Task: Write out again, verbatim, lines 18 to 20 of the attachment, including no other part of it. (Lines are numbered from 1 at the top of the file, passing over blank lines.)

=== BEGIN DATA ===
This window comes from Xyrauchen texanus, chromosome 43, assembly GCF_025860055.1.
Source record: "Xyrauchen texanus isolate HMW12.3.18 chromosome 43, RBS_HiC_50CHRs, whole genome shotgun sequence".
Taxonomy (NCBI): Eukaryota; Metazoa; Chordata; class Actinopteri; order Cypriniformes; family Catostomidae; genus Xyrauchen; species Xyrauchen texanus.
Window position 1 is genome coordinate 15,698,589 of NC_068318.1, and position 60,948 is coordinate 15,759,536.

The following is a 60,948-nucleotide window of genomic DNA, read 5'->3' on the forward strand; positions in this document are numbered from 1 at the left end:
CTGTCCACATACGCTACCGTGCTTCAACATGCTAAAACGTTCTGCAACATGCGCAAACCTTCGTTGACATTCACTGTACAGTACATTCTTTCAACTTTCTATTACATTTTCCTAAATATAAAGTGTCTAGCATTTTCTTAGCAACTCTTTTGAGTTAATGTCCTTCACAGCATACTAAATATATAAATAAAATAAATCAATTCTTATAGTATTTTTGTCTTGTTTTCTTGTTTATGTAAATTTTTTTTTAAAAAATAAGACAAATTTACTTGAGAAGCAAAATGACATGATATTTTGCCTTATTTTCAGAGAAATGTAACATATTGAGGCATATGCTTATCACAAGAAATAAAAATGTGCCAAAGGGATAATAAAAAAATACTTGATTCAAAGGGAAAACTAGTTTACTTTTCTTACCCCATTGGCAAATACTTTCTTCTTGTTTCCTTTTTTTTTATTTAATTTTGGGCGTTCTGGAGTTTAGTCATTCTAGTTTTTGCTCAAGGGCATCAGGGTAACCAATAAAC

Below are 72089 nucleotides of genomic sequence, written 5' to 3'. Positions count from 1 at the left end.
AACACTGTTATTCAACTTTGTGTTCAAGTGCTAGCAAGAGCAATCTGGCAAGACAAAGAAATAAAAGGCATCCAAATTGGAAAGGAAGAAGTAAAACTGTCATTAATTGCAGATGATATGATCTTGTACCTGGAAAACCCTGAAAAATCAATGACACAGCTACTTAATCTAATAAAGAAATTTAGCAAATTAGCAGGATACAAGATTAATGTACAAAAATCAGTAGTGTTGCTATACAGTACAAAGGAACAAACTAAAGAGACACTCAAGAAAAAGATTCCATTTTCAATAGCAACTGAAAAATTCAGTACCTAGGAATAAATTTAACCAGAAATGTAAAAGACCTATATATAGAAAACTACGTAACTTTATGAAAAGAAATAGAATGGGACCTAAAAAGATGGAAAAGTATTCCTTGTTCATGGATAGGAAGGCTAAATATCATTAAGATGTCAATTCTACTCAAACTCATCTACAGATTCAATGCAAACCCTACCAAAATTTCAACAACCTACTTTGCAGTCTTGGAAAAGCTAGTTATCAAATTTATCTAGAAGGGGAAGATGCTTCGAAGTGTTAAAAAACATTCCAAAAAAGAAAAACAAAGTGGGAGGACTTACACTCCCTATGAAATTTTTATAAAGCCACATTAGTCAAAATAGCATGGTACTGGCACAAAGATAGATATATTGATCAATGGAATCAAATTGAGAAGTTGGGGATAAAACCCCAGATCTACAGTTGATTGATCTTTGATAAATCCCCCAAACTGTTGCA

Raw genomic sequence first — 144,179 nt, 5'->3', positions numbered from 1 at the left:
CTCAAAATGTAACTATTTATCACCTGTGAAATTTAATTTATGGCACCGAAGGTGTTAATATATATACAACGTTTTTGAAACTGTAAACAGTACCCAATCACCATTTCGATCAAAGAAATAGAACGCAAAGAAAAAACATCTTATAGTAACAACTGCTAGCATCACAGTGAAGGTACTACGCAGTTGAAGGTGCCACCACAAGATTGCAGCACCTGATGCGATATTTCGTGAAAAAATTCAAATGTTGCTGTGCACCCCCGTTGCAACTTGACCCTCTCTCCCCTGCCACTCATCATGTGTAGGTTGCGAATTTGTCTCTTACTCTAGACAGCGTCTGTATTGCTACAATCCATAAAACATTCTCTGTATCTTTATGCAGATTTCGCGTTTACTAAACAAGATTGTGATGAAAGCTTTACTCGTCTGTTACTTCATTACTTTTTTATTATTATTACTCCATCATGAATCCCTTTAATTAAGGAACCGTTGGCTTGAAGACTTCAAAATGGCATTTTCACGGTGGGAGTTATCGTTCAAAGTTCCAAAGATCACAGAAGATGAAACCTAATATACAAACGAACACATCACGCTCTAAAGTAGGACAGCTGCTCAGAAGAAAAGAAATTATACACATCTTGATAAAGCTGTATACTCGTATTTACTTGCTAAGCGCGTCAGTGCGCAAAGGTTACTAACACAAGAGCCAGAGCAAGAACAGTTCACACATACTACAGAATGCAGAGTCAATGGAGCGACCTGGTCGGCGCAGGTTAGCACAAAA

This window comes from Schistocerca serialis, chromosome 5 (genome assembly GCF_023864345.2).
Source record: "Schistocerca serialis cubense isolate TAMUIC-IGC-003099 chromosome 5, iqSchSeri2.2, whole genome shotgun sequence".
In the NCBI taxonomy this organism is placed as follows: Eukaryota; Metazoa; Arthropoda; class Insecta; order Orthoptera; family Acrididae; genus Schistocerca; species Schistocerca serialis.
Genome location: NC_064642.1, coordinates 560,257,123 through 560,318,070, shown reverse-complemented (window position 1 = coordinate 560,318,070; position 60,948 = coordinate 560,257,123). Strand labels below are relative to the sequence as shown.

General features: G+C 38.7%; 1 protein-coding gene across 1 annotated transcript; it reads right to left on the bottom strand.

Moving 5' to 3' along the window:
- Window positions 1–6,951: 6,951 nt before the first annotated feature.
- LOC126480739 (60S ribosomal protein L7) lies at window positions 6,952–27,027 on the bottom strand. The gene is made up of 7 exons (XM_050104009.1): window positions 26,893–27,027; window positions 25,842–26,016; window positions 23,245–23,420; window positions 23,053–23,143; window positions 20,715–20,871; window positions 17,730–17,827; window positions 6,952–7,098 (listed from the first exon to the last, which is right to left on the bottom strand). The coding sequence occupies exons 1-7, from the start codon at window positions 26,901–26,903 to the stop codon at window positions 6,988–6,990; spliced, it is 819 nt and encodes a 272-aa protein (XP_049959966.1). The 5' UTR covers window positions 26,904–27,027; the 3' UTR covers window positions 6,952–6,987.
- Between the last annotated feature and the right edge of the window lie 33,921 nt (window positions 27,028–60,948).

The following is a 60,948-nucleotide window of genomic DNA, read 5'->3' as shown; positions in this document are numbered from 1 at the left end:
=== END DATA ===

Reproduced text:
- LOC126480739 (60S ribosomal protein L7) lies at window positions 6,952–27,027 on the bottom strand. The gene is made up of 7 exons (XM_050104009.1): window positions 26,893–27,027; window positions 25,842–26,016; window positions 23,245–23,420; window positions 23,053–23,143; window positions 20,715–20,871; window positions 17,730–17,827; window positions 6,952–7,098 (listed from the first exon to the last, which is right to left on the bottom strand). The coding sequence occupies exons 1-7, from the start codon at window positions 26,901–26,903 to the stop codon at window positions 6,988–6,990; spliced, it is 819 nt and encodes a 272-aa protein (XP_049959966.1). The 5' UTR covers window positions 26,904–27,027; the 3' UTR covers window positions 6,952–6,987.
- Between the last annotated feature and the right edge of the window lie 33,921 nt (window positions 27,028–60,948).

The following is a 60,948-nucleotide window of genomic DNA, read 5'->3' as shown; positions in this document are numbered from 1 at the left end: